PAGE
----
5 Things To Know About EdX vs CanvasReading Time: 6 minutes
Before I left my previous position in higher ed, I wanted to make sure that I did everything possible to leave them on as solid a footing as possible. And one of the things my former-new boss asked me about was my insight into the different learning management systems I interacted with. Naturally, I took the opportunity to make a blog post!
Here’s my insight into the differences between EdX (Edge) and Canvas LMS.
5 Things to Know About EdX vs Canvas
2. Built-In Functionality
EdX, on the other hand, impressed me with the number of out-of-the box activities that they’ve made available to creators. Out of the box, you can create interactions for users to zoom in to images, drag and drop questions, image maps, even tools to help you create programming-related questions.
However, when you think about it, this may just be a question of organization. Canvas can do quite a lot and EdX doesn’t have branching either. But in EdX, every unit you create could be anything. You didn’t have to go create some special kind of page to get access to a component where you could allow zoom in or drag and drop. It was all right before you, all the time.
Winner: Draw (mostly) Both EdX Edge and Canvas have stuff that they can’t do, like any off-the-shelf solution, but EdX puts more of its tools at your disposal more often.
3. Sharing Content
EdX works content sharing (and content randomization) into component they call content libraries. These libraries are exterior to any particular course and allow you to create any type of component you could create within a unit and then use it in any number of courses. I really like this idea because it means that I only have to update a question or a piece of content once (though you do have to go back in to the units that reference that content library and update their reference).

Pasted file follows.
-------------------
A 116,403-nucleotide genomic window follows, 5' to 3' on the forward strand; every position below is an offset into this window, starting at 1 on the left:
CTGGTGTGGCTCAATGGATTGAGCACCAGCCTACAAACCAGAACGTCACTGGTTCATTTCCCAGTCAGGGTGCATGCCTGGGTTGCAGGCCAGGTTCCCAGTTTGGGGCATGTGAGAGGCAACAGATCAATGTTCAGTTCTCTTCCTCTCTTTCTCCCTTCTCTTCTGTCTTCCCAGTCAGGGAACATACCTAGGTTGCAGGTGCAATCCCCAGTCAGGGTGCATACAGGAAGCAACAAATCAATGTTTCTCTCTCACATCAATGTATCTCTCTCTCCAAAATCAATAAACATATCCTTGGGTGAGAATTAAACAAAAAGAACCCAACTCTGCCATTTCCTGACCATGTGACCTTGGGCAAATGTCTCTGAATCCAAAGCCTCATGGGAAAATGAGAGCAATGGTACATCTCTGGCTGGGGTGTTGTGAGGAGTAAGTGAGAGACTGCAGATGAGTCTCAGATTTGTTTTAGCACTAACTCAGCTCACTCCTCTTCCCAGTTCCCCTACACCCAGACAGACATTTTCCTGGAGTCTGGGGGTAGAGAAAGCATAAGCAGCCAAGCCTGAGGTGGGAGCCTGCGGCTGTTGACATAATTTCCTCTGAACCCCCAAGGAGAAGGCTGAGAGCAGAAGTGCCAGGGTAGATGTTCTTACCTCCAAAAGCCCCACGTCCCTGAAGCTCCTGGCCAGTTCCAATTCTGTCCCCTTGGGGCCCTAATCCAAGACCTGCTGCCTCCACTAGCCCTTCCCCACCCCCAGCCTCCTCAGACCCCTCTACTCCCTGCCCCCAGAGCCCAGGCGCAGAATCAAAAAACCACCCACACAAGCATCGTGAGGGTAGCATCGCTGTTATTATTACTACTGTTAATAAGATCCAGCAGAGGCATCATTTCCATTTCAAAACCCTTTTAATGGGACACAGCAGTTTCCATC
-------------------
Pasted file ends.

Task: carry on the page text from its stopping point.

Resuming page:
Canvas on the other hand, works off of the idea of importing content from one course to another. The nice thing here is that because we don’t screw with the original, there’s an element of safety. But it also means that if a critical update is made, it must either be made manually in each copied place or re-imported. The import process itself is very easy but that’s still something to think about.
Winner: Draw – These two platforms work off of different ideas here and there are definite pros and cons to each, but I don’t think either is a clear better choice.
4. Content Randomization
In experimenting with EdX, one thing that turned off our client in this case was that to randomize the questions we had created in the libraries, you had to have each question separate (makes sense). But that also meant that (in our case) there was a set of check and show answer buttons for each question, which they weren’t in love with. It is possible to create more of a quiz-like template where you put all of your questions into one, essentially and so you only have one set of buttons. But at that point, you then lose the randomization.